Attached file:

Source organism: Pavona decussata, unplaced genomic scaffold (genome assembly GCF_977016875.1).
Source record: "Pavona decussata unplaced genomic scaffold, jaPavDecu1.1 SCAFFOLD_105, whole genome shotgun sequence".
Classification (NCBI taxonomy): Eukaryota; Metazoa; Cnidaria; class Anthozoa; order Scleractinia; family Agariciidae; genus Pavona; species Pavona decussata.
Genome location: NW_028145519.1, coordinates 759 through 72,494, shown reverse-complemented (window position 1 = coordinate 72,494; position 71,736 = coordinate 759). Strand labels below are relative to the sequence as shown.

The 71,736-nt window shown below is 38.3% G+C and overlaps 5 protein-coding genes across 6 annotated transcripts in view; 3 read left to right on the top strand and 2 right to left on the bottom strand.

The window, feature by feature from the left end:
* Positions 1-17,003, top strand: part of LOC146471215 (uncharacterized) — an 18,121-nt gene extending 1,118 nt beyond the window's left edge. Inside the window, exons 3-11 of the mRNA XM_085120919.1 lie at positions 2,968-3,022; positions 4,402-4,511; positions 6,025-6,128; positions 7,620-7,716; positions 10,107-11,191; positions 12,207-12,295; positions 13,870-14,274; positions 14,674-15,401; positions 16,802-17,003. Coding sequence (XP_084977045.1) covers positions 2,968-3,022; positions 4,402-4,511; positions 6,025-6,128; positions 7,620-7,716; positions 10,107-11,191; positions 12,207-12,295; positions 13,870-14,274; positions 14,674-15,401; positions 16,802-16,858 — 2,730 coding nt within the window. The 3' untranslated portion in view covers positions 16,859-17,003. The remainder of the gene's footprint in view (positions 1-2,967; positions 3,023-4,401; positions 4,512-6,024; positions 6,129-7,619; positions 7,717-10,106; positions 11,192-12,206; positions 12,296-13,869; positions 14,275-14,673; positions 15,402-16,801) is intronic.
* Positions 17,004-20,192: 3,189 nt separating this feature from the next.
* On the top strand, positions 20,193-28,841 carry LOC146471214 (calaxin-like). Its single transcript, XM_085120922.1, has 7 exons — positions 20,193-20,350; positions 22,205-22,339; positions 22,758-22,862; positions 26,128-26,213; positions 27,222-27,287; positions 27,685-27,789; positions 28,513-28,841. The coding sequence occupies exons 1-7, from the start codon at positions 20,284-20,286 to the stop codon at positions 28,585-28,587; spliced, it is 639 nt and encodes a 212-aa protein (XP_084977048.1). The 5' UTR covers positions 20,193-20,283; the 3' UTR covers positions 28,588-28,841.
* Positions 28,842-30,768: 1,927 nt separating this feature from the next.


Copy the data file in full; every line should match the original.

Source organism: Pavona decussata, unplaced genomic scaffold (genome assembly GCF_977016875.1).
Source record: "Pavona decussata unplaced genomic scaffold, jaPavDecu1.1 SCAFFOLD_105, whole genome shotgun sequence".
Classification (NCBI taxonomy): Eukaryota; Metazoa; Cnidaria; class Anthozoa; order Scleractinia; family Agariciidae; genus Pavona; species Pavona decussata.
Genome location: NW_028145519.1, coordinates 759 through 72,494, shown reverse-complemented (window position 1 = coordinate 72,494; position 71,736 = coordinate 759). Strand labels below are relative to the sequence as shown.

The 71,736-nt window shown below is 38.3% G+C and overlaps 5 protein-coding genes across 6 annotated transcripts in view; 3 read left to right on the top strand and 2 right to left on the bottom strand.

The window, feature by feature from the left end:
* Positions 1-17,003, top strand: part of LOC146471215 (uncharacterized) — an 18,121-nt gene extending 1,118 nt beyond the window's left edge. Inside the window, exons 3-11 of the mRNA XM_085120919.1 lie at positions 2,968-3,022; positions 4,402-4,511; positions 6,025-6,128; positions 7,620-7,716; positions 10,107-11,191; positions 12,207-12,295; positions 13,870-14,274; positions 14,674-15,401; positions 16,802-17,003. Coding sequence (XP_084977045.1) covers positions 2,968-3,022; positions 4,402-4,511; positions 6,025-6,128; positions 7,620-7,716; positions 10,107-11,191; positions 12,207-12,295; positions 13,870-14,274; positions 14,674-15,401; positions 16,802-16,858 — 2,730 coding nt within the window. The 3' untranslated portion in view covers positions 16,859-17,003. The remainder of the gene's footprint in view (positions 1-2,967; positions 3,023-4,401; positions 4,512-6,024; positions 6,129-7,619; positions 7,717-10,106; positions 11,192-12,206; positions 12,296-13,869; positions 14,275-14,673; positions 15,402-16,801) is intronic.
* Positions 17,004-20,192: 3,189 nt separating this feature from the next.
* On the top strand, positions 20,193-28,841 carry LOC146471214 (calaxin-like). Its single transcript, XM_085120922.1, has 7 exons — positions 20,193-20,350; positions 22,205-22,339; positions 22,758-22,862; positions 26,128-26,213; positions 27,222-27,287; positions 27,685-27,789; positions 28,513-28,841. The coding sequence occupies exons 1-7, from the start codon at positions 20,284-20,286 to the stop codon at positions 28,585-28,587; spliced, it is 639 nt and encodes a 212-aa protein (XP_084977048.1). The 5' UTR covers positions 20,193-20,283; the 3' UTR covers positions 28,588-28,841.
* Positions 28,842-30,768: 1,927 nt separating this feature from the next.